We recently moved. If you know us, that doesn’t come as a surprise to you. Since we’ve moved so often, we’ve gotten this whole process down pretty good. We don’t hang on to alot of things, especially heavy things. There are two things I check before I buy anything: how much does it cost, and how much does it weigh. New pair of running shoes? A few ounces, not bad, I’ll take it. A watermelon for a summer treat? Whoa, we’re wading into the “several pounds” arena there, better put that back.
But against my better judgment, last year we bought Ethan a 14′ trampoline. Conveniently (so I thought), it breaks down into tiny pieces that can fit into a 5′x2′x2′ box. As it turns out this “convenience” is really a deadly trap, tempting you to consolidate all 200+lbs of galvanized steel and nylon netting into a single immovable container.
“Immovable, except to me of course.” These are the words of my hubris which betray my aging body. In my mind, I saw my 20 year old self hoisting the massive box onto my shoulder, strolling from the back of our house to the front, perhaps while whistling a jaunty toon, then gracefully depositing it in the POD storage container in our driveway.
Here’s how it really went down. I tipped the box on its end, put my shoulder into it, then immediately realized that the only “hoisting” that was likely in my future was myself onto an ambulance stretcher.
“But surely once it’s up on my shoulder, then I’ll be good to go.” So I called Missy over to help lift it onto my shoulder, which she did.
Immediately, I realized I was in way over my head. The crushing weight of super-jumpy-fun-time drove me into the ground. But my reputation as a man was on the line. I had to set out toward the front of the house.
At this point I blacked out, and only regained consciousness when my wife inserted herself into my hell. By her account, I was making noises that qualified as somewhere between full on cardiac arrest and gentle sobbing. I may or may not have wept openly. Understandably, her instinct to help and support her husband kicked in, and strong. Unfortunately, that instinct seemed to drown out her understanding of basic physics. Let me illustrate:
Here we see your basic leverage system, where the fulcrum would be me and the downforce is the behemoth box of pain perched perilously upon my shoulder.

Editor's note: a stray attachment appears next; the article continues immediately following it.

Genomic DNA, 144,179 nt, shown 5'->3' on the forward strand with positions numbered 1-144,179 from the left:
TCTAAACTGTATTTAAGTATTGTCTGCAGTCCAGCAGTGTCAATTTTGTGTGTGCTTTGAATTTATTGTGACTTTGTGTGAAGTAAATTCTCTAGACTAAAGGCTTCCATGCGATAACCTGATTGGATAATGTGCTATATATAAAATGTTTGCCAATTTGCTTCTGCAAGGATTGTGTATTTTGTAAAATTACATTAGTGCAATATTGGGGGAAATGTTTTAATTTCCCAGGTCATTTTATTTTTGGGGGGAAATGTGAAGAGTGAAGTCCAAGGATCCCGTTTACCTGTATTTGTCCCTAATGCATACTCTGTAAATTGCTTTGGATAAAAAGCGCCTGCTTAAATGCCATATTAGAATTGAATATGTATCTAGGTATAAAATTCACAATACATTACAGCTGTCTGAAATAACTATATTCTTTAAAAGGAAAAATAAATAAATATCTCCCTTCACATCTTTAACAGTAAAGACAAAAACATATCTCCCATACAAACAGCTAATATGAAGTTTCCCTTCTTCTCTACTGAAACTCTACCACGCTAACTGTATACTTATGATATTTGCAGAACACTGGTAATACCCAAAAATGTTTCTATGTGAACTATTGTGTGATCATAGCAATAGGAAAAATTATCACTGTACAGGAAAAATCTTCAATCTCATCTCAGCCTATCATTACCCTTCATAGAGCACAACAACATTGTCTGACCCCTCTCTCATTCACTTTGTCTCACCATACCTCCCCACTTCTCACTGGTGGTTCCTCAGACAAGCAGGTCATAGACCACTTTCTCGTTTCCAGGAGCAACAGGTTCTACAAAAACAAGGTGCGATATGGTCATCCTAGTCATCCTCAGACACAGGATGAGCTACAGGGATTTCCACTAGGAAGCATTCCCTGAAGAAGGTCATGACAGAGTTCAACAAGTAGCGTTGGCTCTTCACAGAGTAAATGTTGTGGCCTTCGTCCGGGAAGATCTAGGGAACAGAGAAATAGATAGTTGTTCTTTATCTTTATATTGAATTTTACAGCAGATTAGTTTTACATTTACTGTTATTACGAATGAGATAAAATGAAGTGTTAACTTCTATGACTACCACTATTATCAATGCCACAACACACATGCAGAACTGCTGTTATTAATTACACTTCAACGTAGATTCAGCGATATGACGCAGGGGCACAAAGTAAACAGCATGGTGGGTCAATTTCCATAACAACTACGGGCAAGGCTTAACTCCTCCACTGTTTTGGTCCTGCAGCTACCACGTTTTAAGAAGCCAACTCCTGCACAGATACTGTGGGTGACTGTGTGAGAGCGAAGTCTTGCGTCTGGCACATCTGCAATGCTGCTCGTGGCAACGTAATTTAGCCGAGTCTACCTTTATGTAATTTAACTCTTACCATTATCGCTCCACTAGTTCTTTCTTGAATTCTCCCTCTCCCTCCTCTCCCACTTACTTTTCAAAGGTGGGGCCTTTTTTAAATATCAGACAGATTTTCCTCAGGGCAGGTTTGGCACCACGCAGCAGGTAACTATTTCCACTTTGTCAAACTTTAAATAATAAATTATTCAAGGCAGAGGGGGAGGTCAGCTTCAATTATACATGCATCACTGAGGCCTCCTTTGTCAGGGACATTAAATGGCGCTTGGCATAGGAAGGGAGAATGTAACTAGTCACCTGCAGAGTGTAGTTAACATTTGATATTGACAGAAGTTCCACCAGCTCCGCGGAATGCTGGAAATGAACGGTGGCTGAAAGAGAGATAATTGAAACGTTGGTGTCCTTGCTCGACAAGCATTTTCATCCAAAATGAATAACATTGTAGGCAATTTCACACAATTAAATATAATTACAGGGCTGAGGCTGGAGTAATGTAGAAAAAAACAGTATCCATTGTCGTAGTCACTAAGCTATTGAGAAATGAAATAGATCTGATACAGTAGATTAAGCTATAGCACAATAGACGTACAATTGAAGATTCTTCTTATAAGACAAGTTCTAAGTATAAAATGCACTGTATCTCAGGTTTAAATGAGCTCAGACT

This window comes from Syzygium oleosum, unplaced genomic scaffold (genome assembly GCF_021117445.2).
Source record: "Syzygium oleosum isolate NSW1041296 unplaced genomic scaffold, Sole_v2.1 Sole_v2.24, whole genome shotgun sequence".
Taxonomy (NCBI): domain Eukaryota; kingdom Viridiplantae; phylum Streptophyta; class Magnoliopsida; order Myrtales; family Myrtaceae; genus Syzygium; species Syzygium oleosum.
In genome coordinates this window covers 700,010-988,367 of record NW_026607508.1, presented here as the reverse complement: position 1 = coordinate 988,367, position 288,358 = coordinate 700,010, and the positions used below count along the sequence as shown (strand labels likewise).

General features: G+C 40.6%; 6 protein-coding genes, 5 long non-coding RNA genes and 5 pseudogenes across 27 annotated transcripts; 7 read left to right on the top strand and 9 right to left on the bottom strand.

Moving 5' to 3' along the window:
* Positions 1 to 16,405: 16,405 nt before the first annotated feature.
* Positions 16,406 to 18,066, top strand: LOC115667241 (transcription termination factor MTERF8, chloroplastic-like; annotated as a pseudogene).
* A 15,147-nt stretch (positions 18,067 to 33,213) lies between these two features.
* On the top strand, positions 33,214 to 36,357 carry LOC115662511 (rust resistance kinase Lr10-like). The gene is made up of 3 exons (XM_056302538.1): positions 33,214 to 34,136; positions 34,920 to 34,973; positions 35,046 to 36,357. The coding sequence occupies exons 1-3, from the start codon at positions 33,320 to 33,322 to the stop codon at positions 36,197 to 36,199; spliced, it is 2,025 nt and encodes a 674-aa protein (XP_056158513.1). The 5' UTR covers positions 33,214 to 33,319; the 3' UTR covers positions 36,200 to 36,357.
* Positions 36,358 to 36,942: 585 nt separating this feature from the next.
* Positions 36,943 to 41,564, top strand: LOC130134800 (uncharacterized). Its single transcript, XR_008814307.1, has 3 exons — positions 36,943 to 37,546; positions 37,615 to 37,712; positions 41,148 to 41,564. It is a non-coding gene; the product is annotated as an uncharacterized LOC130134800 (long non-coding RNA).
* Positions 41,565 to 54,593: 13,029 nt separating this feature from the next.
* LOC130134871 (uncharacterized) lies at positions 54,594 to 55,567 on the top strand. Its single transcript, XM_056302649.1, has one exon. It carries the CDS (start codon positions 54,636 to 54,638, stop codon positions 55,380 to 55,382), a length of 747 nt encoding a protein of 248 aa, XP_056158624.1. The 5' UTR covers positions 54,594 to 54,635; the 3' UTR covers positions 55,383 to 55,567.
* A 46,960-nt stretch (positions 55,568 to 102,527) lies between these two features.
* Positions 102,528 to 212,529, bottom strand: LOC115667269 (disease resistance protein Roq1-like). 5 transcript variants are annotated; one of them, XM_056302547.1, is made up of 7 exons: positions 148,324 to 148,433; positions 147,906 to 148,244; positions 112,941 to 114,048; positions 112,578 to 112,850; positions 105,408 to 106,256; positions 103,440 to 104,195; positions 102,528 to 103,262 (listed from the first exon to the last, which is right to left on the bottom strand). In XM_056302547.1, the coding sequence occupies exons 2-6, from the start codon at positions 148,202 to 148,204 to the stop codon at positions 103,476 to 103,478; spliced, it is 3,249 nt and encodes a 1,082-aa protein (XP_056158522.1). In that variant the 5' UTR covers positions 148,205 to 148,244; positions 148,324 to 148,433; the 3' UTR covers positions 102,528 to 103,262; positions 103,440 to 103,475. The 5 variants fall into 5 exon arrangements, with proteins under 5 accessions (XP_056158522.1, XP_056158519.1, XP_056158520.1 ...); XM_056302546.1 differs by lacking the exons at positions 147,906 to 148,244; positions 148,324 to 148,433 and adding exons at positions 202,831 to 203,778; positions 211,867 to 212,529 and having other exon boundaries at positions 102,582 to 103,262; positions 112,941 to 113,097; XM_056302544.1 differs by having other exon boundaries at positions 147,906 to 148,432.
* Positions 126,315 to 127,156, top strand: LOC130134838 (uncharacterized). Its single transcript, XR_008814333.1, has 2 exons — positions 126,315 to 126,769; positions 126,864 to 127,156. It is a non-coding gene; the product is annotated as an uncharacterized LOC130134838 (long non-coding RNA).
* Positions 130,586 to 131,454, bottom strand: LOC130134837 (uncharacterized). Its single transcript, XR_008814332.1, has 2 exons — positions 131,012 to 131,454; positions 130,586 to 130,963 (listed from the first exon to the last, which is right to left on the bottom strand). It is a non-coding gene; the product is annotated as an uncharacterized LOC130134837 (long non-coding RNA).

Here we see Missy “helping” by lifting with great force on the back of the box.
“STOP HELPING! STOP HELPING!” would have been what you heard shouted were you in our neighborhood that particular afternoon, as I staggered forward, desperately trying to stay underneath my cargo as it violently and quite unexpectedly pitched forward.
Astonishingly, I recovered my balance just in time to dump the box in the storage container. It later occurred to me that placing the empty box in the POD first, then bringing the pieces of the trampoline there could have avoided this ordeal, but I blame the unicorn.Posted in Random | Comments Off
Let’s just get this out of the way up front: when we moved I emptied my 6 yr old son’s fish tank, stole it and took it to work. Look, he didn’t even notice, and it beats my original idea which my wife veto’d: have HIM dump the still-living fish down the toilet and use it to talk to him about death. I still think we missed a teachable moment there.
But that’s not the story in this post. When I finally got around to taking the fish tank in from my car, I kinda forgot what all I had wrapped up in that walmart bag inside it. So on my trip to Petsmart on Friday at lunchtime to get a higher powered filter and some fish, I skipped right by the gravel and decorations, assuming I was set, that I had packed that all inside the tank.